MEWP Hire | Mobile Elevating Work Platform | AFI-Uplift | AFI-Uplift

MEWP HIRE Q&A - frequently asked MEWP hire questions answered

MEWP Hire

MEWP is an abbreviation for ‘Mobile Elevating Work Platform'. It is used to collectively describe a piece of equipment that elevates people to work at height.

Examples of such equipment include cherry pickers, stick boom lifts, articulating boom lifts, scissor lifts, mast lifts, push around verticals (PAV), truck and track mounts. Our MEWP fleet delivers working heights ranging from 3.6m to 61m.

Mobile Elevating Work Platforms (MEWPS) are a piece of machinery used to provide temporary access to high, hard to reach and otherwise inaccessible areas. MEWPs are used predominately for completing work at height in the construction industry. However, they are also used within manufacturing, electronics in warehouses, arboriculture, film and television and mechanics for heavy goods vehicles. The platform is used to move people or equipment to working positions at height where they can carry out work from the platform. The intention of the device is for people to enter and exit the work platform only at access positions at ground level or on the chassis.

It is important that operators are competent and have received the appropriate training for using a MEWP. Through our sister company, UTN Training, we offer IPAF courses from all of our 30 depot locations. IPAF training is designed to enable operators to safely and proficiently manoeuvre, drive and position the MEWP.

Familiarisation of the equipment in use is critical as a key factor in MEWP operator accidents is a lack of familiarisation about the machine. The operator’s manual should be supplied with all MEWP's and available to operators. Operators should be familiar with the manufacturer’s guidance, the features and control functions of the specific model of MEWP being used and have knowledge of the operation of safety devices and emergency lowering procedures. Each machine can have different controls and emergency procedures, so it is important to be familiar with the machine before each use. We offer familiarisation videos for operators to watch prior to using the machine, these videos are available for all machines in our fleet and can be viewed here.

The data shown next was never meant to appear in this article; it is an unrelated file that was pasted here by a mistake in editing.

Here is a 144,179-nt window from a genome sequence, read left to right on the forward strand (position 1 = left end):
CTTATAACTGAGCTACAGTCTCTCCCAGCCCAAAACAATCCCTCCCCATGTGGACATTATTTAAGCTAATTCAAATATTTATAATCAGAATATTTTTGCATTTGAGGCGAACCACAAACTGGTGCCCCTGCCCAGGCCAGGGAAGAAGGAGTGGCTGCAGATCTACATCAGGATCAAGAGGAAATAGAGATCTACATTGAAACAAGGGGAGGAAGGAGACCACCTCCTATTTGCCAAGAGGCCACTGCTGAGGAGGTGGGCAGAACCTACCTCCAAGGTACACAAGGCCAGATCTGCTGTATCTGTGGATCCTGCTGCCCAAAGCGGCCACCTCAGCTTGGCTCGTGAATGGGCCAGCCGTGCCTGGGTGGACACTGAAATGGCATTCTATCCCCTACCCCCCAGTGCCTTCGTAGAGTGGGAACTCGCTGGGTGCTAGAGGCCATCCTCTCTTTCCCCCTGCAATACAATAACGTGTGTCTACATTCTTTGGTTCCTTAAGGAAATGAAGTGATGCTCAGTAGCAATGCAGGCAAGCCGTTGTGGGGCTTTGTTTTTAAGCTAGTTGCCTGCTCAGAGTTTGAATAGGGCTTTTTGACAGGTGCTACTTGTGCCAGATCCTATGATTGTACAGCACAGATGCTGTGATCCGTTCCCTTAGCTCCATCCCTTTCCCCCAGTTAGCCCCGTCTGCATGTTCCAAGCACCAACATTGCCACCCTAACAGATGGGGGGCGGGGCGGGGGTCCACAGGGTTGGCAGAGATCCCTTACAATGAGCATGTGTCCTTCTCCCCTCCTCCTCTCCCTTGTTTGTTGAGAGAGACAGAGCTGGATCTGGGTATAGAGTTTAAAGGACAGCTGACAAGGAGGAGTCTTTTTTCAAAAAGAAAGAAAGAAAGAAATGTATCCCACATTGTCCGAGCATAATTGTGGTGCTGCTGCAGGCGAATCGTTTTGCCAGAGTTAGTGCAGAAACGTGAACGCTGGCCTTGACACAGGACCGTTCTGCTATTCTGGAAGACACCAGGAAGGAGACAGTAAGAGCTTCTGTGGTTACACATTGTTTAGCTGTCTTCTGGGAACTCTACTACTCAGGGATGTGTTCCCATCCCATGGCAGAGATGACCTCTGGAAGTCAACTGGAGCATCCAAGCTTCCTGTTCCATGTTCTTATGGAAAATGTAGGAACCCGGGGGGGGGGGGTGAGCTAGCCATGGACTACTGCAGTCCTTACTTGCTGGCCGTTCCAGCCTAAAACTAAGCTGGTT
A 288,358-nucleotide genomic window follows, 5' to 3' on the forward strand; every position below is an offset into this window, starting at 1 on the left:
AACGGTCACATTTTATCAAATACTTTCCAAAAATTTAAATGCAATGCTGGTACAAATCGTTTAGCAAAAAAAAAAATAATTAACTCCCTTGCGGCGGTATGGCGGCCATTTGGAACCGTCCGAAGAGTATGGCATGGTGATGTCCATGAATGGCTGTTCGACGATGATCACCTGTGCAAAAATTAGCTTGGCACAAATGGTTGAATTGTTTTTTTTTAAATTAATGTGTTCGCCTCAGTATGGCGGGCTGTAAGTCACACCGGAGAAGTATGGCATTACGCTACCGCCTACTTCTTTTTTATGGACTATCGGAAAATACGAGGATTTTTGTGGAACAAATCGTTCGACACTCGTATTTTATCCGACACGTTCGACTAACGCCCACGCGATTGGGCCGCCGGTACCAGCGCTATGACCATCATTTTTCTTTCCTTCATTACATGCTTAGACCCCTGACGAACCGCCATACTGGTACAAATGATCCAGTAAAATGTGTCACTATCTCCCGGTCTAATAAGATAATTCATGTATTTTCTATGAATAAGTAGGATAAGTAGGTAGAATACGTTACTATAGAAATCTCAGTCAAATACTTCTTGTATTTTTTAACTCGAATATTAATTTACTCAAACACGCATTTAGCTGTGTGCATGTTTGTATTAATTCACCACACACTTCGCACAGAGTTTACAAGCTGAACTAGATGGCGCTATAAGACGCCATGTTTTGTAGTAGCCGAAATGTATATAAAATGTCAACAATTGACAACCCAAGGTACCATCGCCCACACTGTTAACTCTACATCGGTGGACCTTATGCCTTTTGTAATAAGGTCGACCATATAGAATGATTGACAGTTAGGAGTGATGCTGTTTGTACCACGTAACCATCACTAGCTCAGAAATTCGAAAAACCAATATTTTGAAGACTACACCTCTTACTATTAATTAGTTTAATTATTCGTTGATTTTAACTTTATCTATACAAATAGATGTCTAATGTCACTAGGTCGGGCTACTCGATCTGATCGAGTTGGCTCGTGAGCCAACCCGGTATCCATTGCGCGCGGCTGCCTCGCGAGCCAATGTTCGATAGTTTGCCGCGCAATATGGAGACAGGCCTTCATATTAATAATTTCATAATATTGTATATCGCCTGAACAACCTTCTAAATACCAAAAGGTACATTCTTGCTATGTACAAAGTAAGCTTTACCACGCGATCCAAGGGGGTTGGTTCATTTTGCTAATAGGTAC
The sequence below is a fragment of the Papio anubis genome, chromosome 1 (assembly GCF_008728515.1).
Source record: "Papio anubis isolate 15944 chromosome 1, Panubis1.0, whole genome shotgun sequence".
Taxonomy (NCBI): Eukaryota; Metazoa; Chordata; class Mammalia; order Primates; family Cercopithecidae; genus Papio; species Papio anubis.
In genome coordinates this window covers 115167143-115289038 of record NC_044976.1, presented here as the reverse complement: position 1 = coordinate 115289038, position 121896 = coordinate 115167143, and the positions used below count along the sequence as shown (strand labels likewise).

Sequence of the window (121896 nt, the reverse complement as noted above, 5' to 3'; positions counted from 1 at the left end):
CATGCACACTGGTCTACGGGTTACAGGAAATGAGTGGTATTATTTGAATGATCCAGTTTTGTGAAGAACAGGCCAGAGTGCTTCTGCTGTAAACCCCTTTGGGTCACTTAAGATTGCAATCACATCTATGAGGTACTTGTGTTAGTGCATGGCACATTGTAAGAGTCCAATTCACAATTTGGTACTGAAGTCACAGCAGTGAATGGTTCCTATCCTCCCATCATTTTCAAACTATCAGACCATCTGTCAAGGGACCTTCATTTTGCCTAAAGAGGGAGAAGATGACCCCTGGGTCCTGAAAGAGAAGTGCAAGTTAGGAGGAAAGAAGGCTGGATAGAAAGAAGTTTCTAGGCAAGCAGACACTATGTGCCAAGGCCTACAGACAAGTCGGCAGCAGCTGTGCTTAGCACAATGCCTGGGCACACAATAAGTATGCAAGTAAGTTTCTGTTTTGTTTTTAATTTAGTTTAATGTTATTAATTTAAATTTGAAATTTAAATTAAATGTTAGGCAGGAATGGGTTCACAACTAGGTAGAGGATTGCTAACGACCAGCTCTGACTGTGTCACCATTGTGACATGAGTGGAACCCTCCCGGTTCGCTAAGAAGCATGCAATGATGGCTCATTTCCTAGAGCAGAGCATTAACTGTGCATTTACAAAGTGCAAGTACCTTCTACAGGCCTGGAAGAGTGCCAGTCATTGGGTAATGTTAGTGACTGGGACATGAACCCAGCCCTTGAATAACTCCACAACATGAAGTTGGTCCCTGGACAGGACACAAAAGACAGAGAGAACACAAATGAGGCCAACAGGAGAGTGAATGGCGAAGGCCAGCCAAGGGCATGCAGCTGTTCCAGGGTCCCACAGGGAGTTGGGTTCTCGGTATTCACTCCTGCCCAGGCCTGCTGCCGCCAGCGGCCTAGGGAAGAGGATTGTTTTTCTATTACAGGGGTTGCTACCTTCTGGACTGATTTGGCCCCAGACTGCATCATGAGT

Working at height is a high-risk activity and a proper site specific risk assessment should be carried out prior to using the machine. Working on a gradient, wet or rough terrain will affect the choice of equipment, so we recommend that you discuss this with us before you hire.

Under UK law, MEWPs must receive a LOLER. Lifting Operations and Lifting Equipment Regulations 1998 (LOLER) must be thoroughly examined at least every six months by a competent person.

Our sister companies Rapid Platforms and AJ Access are equipped to carry out LOLER Inspections or 'through inspections'.

MEWPs are often hired out on a weekly hire rate, but we offer everything from one single day to long term hire. The cost of hiring a MEWP will depend on a number of factors such as:

  • The height you need to work at